As a young girl, Lena imagines all sorts of gruesome endings to a family story about a man who was sentenced to the worst possible death by Lena’s great-grandfather.
She says that even as a young child, she could sense unspoken terrors in her house, ones that reduced her mother to a ghost.
When she is five, Lena falls into the basement, and her mother warns her never to open the door again, telling her that an evil man has lurked in the basement for a thousand years, ready to eat anyone comes through the door.
Lena begins to imagine all sorts of gruesome fates in everyday activity, i.e., a tether ball that would smash a girl’s head in.
Lena’s family moves from Oakland to the North Beach neighborhood in San Francisco, where their apartment is on a very steep hill.
Lena’s mother is unhappy in this new apartment, muttering about things not being balanced, and spends time constantly rearranging the furniture and appliances. Lena feels like the family is headed towards danger.
At night, Lena can hear a mother and daughter arguing next door. She imagines the daughter being beaten to death, or sliced to death with a sharp knife.
One day Auntie Su and her husband Canning pick Lena up from school and take her to the hospital.
Lena’s mother is shouting accusations at herself, saying that she knew this was going to happen, but she did nothing to prevent it.
She tells sort of a magical realism story where the baby boy’s head is just an empty eggshell.
Lena tells her father a different story in English.
Lena then watches her mother and father fall apart: her mother just becomes really distracted, and her father keeps trying to fix everything (unsuccessfully).
Lena comforts herself by telling herself that the girl next door has an unhappier life.
Lena begins comparing her mother to a living ghost.
Lena dreams of saving her mother.
In the present day, Lena is worried that her mother will foresee a bad future in Lena’s new home, which is a converted barn.
Lena’s mother points out all the house’s flaws with terrifying truth.
Lena is afraid that her mother will see the problems between her and her husband Harold.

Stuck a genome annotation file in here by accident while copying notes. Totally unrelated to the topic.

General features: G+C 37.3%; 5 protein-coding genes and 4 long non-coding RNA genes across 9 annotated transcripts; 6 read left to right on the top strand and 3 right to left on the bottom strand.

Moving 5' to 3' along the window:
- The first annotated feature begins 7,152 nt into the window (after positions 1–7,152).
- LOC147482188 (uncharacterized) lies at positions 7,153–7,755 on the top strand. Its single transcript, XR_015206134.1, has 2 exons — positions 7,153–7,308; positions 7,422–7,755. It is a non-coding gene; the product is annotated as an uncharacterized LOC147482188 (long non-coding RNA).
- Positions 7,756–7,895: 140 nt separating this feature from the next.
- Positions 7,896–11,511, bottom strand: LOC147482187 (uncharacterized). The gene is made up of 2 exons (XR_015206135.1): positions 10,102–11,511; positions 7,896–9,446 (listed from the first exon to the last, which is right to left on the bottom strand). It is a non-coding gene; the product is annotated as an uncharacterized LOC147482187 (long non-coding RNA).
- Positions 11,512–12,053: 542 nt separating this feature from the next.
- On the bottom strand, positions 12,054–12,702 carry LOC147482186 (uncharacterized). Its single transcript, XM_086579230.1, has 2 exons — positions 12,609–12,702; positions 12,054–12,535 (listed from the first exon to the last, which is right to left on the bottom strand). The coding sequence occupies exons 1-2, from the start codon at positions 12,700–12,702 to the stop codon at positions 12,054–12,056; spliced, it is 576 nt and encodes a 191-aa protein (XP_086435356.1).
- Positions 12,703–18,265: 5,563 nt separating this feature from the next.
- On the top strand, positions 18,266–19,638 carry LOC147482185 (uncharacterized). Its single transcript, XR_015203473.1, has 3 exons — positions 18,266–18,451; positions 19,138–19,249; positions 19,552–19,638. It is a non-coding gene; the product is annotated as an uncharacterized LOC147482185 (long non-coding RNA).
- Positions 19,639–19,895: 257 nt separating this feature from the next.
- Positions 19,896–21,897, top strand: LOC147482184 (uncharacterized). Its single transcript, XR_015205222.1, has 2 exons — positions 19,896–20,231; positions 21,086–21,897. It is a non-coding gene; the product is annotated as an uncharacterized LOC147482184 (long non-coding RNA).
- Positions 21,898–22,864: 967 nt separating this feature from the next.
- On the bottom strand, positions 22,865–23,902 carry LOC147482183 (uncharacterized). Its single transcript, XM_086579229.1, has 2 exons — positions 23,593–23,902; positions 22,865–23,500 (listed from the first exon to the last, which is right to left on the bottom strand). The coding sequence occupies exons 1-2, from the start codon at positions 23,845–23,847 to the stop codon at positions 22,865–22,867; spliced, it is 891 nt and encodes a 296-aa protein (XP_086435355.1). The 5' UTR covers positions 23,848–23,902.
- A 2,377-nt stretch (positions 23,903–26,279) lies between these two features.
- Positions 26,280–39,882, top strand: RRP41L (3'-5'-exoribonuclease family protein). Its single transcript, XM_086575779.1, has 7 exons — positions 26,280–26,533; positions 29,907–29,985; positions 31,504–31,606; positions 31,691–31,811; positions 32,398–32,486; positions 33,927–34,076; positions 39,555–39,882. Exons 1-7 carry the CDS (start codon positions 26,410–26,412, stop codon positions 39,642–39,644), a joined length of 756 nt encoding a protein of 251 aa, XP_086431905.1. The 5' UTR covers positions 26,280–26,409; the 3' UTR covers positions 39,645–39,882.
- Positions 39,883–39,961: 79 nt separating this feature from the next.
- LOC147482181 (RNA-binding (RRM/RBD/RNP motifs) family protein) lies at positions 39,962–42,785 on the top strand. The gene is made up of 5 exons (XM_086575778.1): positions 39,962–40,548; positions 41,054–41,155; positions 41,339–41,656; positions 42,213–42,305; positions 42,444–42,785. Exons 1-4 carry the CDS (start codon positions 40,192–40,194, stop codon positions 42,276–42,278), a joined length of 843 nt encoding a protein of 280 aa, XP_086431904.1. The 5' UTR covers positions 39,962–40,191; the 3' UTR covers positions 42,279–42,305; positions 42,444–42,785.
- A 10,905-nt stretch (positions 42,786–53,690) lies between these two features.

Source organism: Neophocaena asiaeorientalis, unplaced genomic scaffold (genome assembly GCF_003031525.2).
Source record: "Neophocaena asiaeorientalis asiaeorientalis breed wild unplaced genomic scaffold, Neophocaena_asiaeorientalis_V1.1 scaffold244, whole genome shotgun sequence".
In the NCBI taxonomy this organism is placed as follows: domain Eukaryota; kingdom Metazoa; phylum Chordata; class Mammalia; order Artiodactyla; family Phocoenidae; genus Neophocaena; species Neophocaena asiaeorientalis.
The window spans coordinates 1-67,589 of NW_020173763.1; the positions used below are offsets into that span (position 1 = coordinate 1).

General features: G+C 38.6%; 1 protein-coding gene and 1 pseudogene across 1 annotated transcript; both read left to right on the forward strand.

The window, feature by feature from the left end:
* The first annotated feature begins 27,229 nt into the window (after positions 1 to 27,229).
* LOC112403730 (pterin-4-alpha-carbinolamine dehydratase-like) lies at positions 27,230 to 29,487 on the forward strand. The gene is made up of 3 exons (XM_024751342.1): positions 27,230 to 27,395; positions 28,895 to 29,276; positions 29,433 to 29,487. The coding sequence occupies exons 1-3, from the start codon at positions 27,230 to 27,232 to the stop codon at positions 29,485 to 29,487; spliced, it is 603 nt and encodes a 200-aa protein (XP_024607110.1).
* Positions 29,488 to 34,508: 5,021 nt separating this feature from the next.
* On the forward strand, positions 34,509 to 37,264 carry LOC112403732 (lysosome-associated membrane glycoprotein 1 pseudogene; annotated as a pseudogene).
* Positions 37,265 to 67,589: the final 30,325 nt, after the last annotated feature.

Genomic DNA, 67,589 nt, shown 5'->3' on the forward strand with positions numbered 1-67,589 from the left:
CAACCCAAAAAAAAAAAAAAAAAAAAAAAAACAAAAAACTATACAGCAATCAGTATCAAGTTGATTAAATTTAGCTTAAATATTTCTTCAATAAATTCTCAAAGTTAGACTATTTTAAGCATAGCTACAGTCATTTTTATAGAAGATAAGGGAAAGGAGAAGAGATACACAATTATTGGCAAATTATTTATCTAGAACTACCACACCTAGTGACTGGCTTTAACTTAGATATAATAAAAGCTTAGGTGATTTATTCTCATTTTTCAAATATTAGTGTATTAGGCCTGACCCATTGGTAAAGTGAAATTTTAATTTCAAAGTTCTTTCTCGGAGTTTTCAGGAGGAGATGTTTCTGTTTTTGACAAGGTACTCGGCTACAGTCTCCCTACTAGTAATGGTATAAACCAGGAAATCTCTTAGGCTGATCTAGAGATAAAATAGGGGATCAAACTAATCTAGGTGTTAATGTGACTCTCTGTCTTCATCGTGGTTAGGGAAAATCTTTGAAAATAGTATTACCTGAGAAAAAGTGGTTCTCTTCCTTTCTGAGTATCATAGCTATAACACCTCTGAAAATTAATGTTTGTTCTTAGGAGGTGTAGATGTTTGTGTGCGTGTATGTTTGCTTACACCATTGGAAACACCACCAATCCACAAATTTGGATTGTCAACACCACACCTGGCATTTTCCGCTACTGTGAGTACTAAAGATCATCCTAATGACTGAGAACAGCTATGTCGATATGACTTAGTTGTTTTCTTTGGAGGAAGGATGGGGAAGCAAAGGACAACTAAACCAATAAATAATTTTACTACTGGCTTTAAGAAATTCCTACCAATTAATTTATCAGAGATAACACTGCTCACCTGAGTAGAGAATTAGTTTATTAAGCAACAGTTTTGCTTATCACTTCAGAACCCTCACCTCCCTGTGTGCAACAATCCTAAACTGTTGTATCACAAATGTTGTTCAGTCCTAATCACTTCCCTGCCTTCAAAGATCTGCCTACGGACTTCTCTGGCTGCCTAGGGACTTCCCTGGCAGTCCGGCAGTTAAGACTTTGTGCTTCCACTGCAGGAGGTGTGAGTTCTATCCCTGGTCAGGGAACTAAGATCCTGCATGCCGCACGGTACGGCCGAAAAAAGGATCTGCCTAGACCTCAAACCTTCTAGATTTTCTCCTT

Lena is convinced that her mother will see the marriage issues because of an incident from when Lena was eight-years-old.
We flashback to a dinner many, many years ago.
In an effort to get Lena to finish her food, Lena’s mother tells her that her future husband will have one pock mark for every grain of uneaten rice.
Lena thinks of Arnold, a mean twelve-year old boy with bad acne, who picks on her.
She doesn’t want Arnold as a husband, so she finishes her rice.
But her mother points out that Lena has left many bowls of rice uneaten.
That same week, Lena sees a film in Sunday school about people with leprosy, and determines that lepers must be husbands and wives of people who failed to finish their rice.
Lena figures that if she simply stops eating rice, she won’t have to marry Arnold. (Because then he’ll be a leper!)
She rapidly stopped eating just about everything. Hmmm that’s called an eating disorder.
Five years later, Arnold died of complications from measles.
That night, Lena devoured a half-gallon of strawberry ice cream and then promptly threw it up on the fire escape.
We get out of the flashback, and Lena explains her relationship with Harold.
They met through work, and on all their dates, Lena and Harold split the bill in half – even though Lena orders only a salad and Harold orders full-course meals. Yeah, she has "doormat" written all over her.
She’s really astonished that such an amazing man would fall for her. She worries that Harold will one day think she isn’t worthy of his love. (This is called suffering from a lack of self-respect.)
Lena encouraged Harold to start his own business, and basically saved his nascent firm with her new, smart ideas for restaurant design.
Although Lena does amazing work for Harold, she never gets promoted.
Meanwhile, Harold insists on keeping all the money stuff separate to ensure that their love is "pure" and "uncontaminated by money." But dude, it’s really, really clear that Lena is getting the crappy deal.
When her mother calls her on it, after seeing a list on the fridge that details shared expenses, Lena doesn’t know how to respond.
Later that night, Lena and Harold fight. They’re interrupted by the sounds of glass shattering.
A fragile table in the guest bedroom (where Lena’s mother is staying) has fallen.
Lena picks up the pieces, saying she knew it was going to happen.